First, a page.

DeLoss Dodds to retire in '14

Longtime Texas men's athletic director DeLoss Dodds will retire in August 2014, the school announced Tuesday.

"I love The University of Texas, and I love the people. We've had a great run," said Dodds, 76. "I have been contemplating this decision for a while. (University of Texas President) Bill Powers and I have talked it over, and this is something I am ready to do at this time."

Dodds, 76, took over the Texas program in 1981 and saw it through the demise of the old Southwest Conference and the creation of the Big 12. Texas athletics has an annual budget of $163.3 million, largest in the nation.

"DeLoss Dodds is one of the giants of college athletics," Powers said. "His vision reshaped The University of Texas and the entire NCAA, and it's been an honor to both work with him and call him a friend for so many years.

"I know that we will never truly be able to replace DeLoss Dodds. But the house that he built will remain strong for future generations of Longhorns."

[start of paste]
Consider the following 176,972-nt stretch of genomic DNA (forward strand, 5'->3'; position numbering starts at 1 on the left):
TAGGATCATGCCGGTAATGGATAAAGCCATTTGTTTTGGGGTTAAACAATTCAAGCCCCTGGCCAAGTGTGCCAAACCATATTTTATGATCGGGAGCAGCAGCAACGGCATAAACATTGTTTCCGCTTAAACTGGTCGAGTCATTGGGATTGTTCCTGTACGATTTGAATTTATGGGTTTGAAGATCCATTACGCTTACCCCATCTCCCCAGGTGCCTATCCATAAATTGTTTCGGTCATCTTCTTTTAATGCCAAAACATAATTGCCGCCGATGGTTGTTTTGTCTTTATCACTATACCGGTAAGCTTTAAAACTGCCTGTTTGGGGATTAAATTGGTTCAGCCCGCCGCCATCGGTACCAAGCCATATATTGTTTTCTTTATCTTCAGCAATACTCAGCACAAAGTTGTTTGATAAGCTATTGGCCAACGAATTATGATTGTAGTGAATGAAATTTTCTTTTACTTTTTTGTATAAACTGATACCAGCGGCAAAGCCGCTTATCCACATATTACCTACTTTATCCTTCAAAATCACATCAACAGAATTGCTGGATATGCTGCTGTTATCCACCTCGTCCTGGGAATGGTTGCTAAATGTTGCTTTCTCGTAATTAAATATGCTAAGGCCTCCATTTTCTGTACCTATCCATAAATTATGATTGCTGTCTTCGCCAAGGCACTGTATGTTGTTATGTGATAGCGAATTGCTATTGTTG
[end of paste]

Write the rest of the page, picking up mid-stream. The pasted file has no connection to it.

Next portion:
In all, Texas men's programs have won 14 national championships and 108 conference titles under Dodds, who said he'd help with the transition to a successor.

"I want the university to have the appropriate amount of time to find a successor, and I want to ensure that the athletics department can prepare and execute a succession plan for new leadership," Dodds said.

He oversaw a major expansion and renovation of Darrell K. Royal/Texas Memorial Stadium, led Texas through the turbulent years of conference realignment and also negotiated a $300 million, 20-year deal with ESPN to form the Longhorn Network.

In the past two decades, Texas has invested more than $400 million in building and renovating facilities. Dodds also oversaw the creation of The Longhorn Foundation, which has raised more than $400 million since 1986.

Early speculation this month about who could replace Dodds centered around Big 12 commissioner Bob Bowlsby, but he has denied any interest in the job and said he expects to remain in his current role for "a very long time."

ESPN.com's Max Olson contributed to this report.

Related Content